Come down to pound town
Friday and Saturday evening, Tisbert Sketch Comedy, a daughter organization of Scotch‘n’Soda, featured a variety of student-written sketches, displaying the group’s talent as both writers and actors. Joke after joke connected, aided by flawless delivery from the five actors, and made for a very entertaining show. If there was a drawback, it was that the show ended after only an hour.
The show took place in the fictional #town (pronounced ‘Pound Town,’ because of course it was), explained in a monologue consisting entirely of expertly crafted double entendre, delivered by first-year Dietrich student Brianna Hudock. The audience’s introduction to the tight community of #town was just the opener in a night’s worth of innuendo and absurdist humor that Scotch‘n’Soda is so adept at working into everything they do.
In addition to pre-written sketches, Tisbert incorporated an element of audience participation into their show. Approximately halfway through the night, junior engineering and public policy and civil and environmental engineering double major Erin Persson brought sad news to the viewers, warning everyone that the next skit “just isn’t funny.” Unsurprisingly, this statement turned out to be false as the group unleashed a patriotic bit detailing the introduction of three new members to the American Olympic curling team. After the sketch, Persson came back on stage and informed the audience that the sketch by itself was too easy; they wanted a challenge. Without context, five options to alter the sketch were presented to the audience and appeared on the screen. Bondage, one of the choices, raced out to an early lead that it unsurprisingly never relinquished.
The cast then performed the sketch again while handcuffed and otherwise tied to themselves and each other. Struggling with their new adornments, the cast tripped and stumbled their way through the scene, barely managing to recreate their version of curling as junior physics and materials science and engineering double major Yeshar Hadi ironically instructed Hudock, his fellow sweeper to “move your hands freely.”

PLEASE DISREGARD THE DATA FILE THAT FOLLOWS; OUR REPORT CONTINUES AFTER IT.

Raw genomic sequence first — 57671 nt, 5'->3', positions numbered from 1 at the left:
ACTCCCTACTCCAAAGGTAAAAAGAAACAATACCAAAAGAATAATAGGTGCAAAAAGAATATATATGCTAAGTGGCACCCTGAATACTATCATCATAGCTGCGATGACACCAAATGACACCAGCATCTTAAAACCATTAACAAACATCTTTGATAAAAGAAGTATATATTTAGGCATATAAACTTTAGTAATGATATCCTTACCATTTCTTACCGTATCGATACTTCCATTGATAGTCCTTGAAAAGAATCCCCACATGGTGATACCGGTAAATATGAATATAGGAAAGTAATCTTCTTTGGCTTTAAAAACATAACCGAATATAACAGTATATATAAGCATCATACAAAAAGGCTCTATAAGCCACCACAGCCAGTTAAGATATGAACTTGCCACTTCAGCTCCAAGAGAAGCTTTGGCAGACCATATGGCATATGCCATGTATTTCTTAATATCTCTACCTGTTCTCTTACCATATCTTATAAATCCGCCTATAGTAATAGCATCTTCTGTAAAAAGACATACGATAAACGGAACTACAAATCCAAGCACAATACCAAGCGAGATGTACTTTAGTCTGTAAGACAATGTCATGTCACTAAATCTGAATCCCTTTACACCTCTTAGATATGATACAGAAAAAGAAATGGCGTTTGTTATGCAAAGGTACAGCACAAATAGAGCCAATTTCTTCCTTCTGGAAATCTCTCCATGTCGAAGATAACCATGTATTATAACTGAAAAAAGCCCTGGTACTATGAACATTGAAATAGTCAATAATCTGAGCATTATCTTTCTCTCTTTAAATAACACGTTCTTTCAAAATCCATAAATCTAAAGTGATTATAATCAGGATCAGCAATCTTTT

Two sketches in particular highlighted the creative mastery behind the show.
The first, written by junior information systems and creative writing double major Chris Compendio, opened in a mundane fashion, with senior global studies and professional writing major Razghiem Golden playing a mild mannered driver being directed by a GPS. The GPS, however, quickly displayed nefarious intentions, as it instructed Golden to make illegal turns and drive on the sidewalk. The GPS began to channel its inner HAL 9000 as it directed Golden to a “shady alley” to conduct a drug deal resulting in the murder of a drug dealer played by Hadi. With the goods on hand, Golden proceeded to his final destination: church.
The second sketch featured Hadi as a recently divorced man in charge of three workers, played by Hudock, Golden, and junior BHA student Sam Riordan. Hadi came into the office infuriated by the failure of someone to refill the Brita filter in the break room. Despite his transparent references to his recently ex-wife, Hadi insisted that the empty Brita was a disgrace to common human decency, somehow reconciling his furious character with the ridiculous premise of the scene. The result was a truly hilarious scene that bordered on uncomfortable in exactly the fashion the author intended. The crowd was even left with a keepsake as Hadi slapped a banana being eaten by one of the characters into the second row.
“It was a dream come true, honestly,” said sophomore decision science major Maggie Davis, who directed the show. “This was my first directing experience with Scotch’n’Soda, and I was really nervous about the product. But seeing everything come together and seeing how everyone enjoyed it; it was so exciting.” It was certainly a successful first stop in the director’s chair.
Smart writing and an excellent cast meshed exactly as well as you would expect, and made #town an extraordinarily fun evening.